Once upon a time, there was a girl named Pepita. She was very poor, but she had a kind heart.
One December, everyone in her village was heading to the Christmas Eve service. The Christmas Eve service was a big, colourful, and lavish event. People would dress up in their very best clothes and bring expensive gifts for the baby Jesus.
Some villagers used this as an opportunity to show how very fine their clothes were and how much they could afford to give, but others – like Pepita – were genuinely pious. Sadly, the people with the fancy clothes and guaudy gifts could be quite judgemental about what others had to offer.
As Pepita headed to the chapel she was very sad. She was walking barefoot because she could not even afford shoes – let alone a present for the baby Jesus. Her cousin, Pedro, tried to console her.
“It does not matter how big your gift is”, he said, “the important thing is that you love the baby Jesus. He will like any gift from someone who loves him, however small! And if you have no physical gift, your presence can be the gift!”
But Pepita could not bring herself to attend the service with no gift, so she bent to pick some weeds from the side of the road. It was winter, so they weren’t even flowering, but they still had some leaves. “Better than nothing”, she said to herself.
Pepita got to the chapel and all the rich people in their finery scoffed at her bare feet, ragged clothes and bundle of weeds. But when she laid her offering at the Nativity scene, those humble weeds suddenly transformed. Those drab little weeds doubled in size and turned a bright, living red which outshone all the other gifts. Tiny white flowers sparkled in their centre.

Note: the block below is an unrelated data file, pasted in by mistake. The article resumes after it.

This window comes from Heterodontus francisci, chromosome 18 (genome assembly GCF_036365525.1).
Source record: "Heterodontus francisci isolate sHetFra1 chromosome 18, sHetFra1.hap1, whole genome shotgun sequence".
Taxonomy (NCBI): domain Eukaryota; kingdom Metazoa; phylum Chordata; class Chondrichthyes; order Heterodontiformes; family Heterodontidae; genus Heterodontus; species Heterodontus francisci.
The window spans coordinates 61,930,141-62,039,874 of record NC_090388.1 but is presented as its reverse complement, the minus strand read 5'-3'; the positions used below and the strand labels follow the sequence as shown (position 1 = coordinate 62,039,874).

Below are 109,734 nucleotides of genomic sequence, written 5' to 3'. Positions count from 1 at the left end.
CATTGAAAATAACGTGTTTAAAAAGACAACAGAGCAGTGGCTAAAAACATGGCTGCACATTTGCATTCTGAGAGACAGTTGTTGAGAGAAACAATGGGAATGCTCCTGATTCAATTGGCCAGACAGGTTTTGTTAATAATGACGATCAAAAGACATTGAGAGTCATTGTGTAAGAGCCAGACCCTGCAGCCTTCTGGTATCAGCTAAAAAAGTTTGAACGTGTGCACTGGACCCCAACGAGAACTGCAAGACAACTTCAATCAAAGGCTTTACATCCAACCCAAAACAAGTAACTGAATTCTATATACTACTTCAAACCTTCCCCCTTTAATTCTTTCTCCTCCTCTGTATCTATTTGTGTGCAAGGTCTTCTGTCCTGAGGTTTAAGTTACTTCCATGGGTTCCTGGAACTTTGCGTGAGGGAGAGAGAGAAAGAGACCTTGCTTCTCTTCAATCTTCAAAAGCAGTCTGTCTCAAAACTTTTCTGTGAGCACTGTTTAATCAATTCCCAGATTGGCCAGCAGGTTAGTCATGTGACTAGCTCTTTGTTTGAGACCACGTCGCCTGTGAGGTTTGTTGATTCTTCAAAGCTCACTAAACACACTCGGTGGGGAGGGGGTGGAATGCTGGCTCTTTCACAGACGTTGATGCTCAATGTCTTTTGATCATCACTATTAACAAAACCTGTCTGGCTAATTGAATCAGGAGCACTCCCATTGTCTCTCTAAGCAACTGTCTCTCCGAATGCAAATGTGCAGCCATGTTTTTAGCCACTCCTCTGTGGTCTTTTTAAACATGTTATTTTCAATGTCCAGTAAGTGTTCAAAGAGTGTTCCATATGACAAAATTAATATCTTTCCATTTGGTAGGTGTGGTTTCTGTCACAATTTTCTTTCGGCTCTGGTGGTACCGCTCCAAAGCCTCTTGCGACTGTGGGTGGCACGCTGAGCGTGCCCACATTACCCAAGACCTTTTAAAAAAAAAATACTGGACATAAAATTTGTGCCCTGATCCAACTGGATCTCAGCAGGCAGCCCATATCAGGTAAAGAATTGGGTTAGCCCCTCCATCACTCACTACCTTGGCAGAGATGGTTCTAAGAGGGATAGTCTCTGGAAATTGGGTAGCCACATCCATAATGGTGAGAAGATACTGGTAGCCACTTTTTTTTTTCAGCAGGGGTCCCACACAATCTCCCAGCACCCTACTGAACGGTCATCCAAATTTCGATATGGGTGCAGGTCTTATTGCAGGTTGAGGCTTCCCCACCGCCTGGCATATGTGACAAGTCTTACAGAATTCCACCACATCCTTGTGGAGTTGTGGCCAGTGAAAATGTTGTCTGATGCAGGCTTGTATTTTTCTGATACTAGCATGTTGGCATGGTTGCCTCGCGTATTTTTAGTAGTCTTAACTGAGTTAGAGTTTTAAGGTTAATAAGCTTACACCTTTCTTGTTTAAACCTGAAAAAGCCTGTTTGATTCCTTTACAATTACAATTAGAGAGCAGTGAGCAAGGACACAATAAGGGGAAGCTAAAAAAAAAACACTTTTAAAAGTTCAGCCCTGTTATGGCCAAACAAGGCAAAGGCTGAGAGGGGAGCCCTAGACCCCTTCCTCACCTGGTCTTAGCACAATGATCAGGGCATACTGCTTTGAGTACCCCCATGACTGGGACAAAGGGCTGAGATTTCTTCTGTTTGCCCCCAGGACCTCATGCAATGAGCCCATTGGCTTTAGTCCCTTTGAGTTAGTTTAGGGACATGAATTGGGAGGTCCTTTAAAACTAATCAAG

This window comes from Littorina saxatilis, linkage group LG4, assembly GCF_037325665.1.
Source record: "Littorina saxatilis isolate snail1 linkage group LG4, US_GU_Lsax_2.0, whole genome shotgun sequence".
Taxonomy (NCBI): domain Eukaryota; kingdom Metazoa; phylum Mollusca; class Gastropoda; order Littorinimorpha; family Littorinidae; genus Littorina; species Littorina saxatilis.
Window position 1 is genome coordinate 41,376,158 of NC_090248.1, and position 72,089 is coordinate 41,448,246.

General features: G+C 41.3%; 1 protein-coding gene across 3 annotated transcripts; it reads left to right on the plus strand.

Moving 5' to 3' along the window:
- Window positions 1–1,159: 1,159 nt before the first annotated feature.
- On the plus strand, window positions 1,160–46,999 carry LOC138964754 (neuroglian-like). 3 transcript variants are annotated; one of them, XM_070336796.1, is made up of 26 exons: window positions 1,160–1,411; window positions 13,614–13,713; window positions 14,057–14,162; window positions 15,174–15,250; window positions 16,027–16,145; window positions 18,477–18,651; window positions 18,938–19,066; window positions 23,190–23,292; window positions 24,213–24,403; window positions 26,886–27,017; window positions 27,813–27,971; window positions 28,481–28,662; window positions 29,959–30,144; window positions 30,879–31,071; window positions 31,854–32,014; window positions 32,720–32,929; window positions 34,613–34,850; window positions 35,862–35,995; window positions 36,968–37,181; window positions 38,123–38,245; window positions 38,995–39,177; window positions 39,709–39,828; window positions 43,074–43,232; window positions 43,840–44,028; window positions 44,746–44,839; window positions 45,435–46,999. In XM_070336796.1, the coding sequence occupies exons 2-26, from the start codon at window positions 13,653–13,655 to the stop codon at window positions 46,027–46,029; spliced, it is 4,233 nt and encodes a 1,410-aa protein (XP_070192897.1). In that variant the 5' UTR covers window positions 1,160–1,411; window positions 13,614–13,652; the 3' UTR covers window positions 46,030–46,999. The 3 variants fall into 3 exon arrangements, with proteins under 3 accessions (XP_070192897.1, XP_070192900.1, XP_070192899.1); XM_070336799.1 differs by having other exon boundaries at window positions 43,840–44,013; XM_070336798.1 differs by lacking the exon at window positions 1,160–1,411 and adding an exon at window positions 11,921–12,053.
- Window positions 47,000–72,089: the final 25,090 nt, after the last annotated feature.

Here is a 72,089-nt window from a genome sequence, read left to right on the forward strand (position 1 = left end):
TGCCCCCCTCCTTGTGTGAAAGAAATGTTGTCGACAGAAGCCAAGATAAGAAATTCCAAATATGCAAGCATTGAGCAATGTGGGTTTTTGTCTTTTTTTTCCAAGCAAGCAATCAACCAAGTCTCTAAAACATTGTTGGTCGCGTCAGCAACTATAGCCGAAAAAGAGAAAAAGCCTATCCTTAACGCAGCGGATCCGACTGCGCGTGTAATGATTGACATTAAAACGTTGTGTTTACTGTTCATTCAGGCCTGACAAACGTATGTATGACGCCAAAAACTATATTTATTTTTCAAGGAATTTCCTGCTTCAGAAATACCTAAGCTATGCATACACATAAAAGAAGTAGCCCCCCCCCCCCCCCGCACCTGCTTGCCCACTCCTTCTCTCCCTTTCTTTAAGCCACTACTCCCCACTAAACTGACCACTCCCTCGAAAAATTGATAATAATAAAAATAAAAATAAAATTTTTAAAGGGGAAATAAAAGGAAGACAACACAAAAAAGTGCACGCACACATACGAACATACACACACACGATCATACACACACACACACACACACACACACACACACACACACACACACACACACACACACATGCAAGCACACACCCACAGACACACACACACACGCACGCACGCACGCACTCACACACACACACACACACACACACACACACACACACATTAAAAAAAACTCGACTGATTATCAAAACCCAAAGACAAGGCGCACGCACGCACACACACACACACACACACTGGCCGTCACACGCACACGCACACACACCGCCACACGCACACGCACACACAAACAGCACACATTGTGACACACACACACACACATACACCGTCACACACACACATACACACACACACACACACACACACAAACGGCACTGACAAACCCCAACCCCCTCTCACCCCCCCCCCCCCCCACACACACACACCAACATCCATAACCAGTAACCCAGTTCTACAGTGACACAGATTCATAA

Everyone in the chapel was astonished. But the priest knew that they had witnessed both a miracle. Coming to inspect the plant, he interpreted what they had seen. The red leaves, he told the congregation, represented the blood of Christ. The white flowers represented the purity of the Virgin Mary. And the shape in which the leaves were arranged represented the Star of Bethlehem. These flowers, he said, were ‘Flores de Noche Buena’ – ‘Flowers of the Holy Night’.
The legend does not say what happened to Pepita, but we can be sure that her fellow villagers never looked down on her again after that.
An ancient plant
Obviously, poinsettia plants predate Christianity in Mexico by a great many centuries. The Aztecs used the leaves to make a purple dye and the sap for thickening medicines. But it’s still a nice story. Think of poor, kind Pepita when you purchase your Christmas poinsettia!
Other things you might like in this category
If you love Christmas as much as we do, then why not join the Club and we can keep you up to date with the latest Christmas stories, offers and competitions straight to your inbox.Sign Up Now!